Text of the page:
“Don’t let the failure determine who you are, let the reaction to the failure determine it.” – Jan Benito –
My daughter was rewarded with a watch for learning how to tell time.
It was a plastic watch from Target which costs no more than five dollars.
She was so happy, she treasured her new watch like a precious jewel, because she worked so hard with dad to earn it.
We spoke to her about keeping the watch at home, and she shouldn’t take it to school.
well, I guess her need to brag got the best of her, because she took her watch to school the next day.
During the ride home from school, she confessed to me about taking the watch to school. One of the girl in her class had asked her if she could wear it home for one night. Naturally, my daughter agreed. Her reasoning behind her decision was that the girls had “pinkie promised” the watch will be returned the next day.
I was upset, I was mainly upset with my daughter’s action. I grounded her with the punishment fitting to her action (TV / Game Time Starvation for 3 days) and told her to think of a way to resolve the situation.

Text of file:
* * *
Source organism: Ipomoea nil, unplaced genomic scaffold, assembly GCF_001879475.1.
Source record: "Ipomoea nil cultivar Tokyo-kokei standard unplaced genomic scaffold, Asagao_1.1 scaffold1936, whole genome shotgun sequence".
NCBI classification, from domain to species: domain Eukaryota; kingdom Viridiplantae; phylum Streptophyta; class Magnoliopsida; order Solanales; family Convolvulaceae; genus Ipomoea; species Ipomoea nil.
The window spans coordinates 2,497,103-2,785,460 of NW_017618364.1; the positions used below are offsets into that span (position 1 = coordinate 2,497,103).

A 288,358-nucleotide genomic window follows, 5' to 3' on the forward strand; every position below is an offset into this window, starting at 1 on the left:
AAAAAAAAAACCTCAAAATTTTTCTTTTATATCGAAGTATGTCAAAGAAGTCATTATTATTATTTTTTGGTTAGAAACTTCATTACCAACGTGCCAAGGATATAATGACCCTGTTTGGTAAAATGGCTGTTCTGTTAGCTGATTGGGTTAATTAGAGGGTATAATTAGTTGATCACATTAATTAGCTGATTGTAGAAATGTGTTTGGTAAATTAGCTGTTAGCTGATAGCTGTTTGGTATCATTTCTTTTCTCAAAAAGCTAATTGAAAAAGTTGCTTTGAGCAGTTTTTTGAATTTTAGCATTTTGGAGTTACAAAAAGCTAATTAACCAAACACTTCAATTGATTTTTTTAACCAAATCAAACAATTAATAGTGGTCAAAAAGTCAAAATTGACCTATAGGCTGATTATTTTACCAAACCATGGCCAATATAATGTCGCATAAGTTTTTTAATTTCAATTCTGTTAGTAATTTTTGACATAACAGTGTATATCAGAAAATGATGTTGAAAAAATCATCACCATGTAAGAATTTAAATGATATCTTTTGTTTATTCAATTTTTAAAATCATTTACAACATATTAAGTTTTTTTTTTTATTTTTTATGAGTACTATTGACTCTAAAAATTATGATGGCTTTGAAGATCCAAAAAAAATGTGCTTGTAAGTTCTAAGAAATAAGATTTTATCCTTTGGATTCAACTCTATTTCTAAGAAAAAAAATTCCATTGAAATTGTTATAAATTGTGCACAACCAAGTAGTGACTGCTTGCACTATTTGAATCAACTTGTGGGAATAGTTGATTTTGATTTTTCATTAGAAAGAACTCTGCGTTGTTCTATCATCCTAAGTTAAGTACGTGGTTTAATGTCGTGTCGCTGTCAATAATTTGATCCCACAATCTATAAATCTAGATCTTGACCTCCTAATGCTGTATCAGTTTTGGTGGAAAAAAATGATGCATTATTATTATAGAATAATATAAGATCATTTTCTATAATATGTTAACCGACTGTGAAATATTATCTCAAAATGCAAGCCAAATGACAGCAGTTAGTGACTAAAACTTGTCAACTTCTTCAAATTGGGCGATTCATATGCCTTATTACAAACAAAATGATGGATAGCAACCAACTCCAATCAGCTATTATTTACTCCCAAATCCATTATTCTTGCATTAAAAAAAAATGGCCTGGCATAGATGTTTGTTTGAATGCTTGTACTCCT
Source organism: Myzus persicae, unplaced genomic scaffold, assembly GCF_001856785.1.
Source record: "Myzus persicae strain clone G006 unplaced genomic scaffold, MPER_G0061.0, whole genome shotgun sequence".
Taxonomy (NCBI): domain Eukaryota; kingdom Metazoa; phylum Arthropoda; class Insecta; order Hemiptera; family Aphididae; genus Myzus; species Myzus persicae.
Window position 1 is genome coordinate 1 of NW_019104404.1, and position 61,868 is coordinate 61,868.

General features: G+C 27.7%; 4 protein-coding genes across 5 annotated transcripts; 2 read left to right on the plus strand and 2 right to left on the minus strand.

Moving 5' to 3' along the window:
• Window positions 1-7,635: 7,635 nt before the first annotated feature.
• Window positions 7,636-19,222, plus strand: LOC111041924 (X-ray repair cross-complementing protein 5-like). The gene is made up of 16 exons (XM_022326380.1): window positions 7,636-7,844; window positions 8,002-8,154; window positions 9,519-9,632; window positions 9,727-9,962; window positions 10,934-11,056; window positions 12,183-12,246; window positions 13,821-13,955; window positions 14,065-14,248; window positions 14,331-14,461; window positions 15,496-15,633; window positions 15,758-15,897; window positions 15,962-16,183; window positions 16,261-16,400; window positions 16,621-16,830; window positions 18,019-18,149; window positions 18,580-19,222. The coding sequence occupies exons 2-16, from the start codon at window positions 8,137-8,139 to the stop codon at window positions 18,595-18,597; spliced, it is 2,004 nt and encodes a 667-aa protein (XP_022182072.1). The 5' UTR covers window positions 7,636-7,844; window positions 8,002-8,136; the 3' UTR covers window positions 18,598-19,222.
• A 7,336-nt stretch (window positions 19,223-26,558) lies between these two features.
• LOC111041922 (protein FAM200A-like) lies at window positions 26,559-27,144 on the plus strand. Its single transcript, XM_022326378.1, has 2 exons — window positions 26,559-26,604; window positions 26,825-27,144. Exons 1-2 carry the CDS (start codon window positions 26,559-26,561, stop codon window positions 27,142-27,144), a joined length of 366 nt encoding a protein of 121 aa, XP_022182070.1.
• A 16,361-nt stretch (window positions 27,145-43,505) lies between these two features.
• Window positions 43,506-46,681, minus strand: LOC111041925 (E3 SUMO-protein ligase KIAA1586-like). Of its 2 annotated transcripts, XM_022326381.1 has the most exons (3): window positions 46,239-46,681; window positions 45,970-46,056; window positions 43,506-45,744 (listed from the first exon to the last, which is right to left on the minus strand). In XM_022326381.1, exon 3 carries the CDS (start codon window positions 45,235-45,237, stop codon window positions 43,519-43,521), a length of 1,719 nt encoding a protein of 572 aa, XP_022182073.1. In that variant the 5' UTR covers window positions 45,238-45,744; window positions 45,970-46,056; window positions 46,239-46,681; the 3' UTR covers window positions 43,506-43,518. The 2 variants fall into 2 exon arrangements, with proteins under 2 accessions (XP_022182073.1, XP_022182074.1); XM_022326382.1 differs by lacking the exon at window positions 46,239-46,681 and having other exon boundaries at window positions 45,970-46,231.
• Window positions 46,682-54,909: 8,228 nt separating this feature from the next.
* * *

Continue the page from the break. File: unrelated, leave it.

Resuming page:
That was exactly what she tried to do for the next two days. Every time she returned home without her watch, I shared life lessons.
She was emotionally and mentally mature enough to understand these topics:
- Others cannot understand the value of your watch because they did not work hard to earn it
- You can not protect or cherish your things when they are not in your procession
- It is important to follow through and keep your promise
- Trying hard does not always solve problems
On the day of her last attempt, she came home and informed me the other child had told her to bring a brand new watch for her if my daughter wanted her watch back. When I heard that, I almost lost it! Then I gathered myself together and thought about what I can do for a resolution.
I Emailed the classroom teacher and explained all the events leading up to current day.
My daughter came home with the watch the next day.
I could have spoken to the teacher earlier and resolve the problem lot faster and easier. I wonder, if I had done that, could I have had those ” teachable moments” when she tried to solve the problem herself? My daughter and I both came out of this experience little wiser. The value of the lessons we learned were definitely worth more than five dollars.
These are my steps for helping to fail successfully:
- Be there for your child but give space
- Try to let them solve problem on their own first
- Help them understand there are natural limits
- Help them to see the pattern early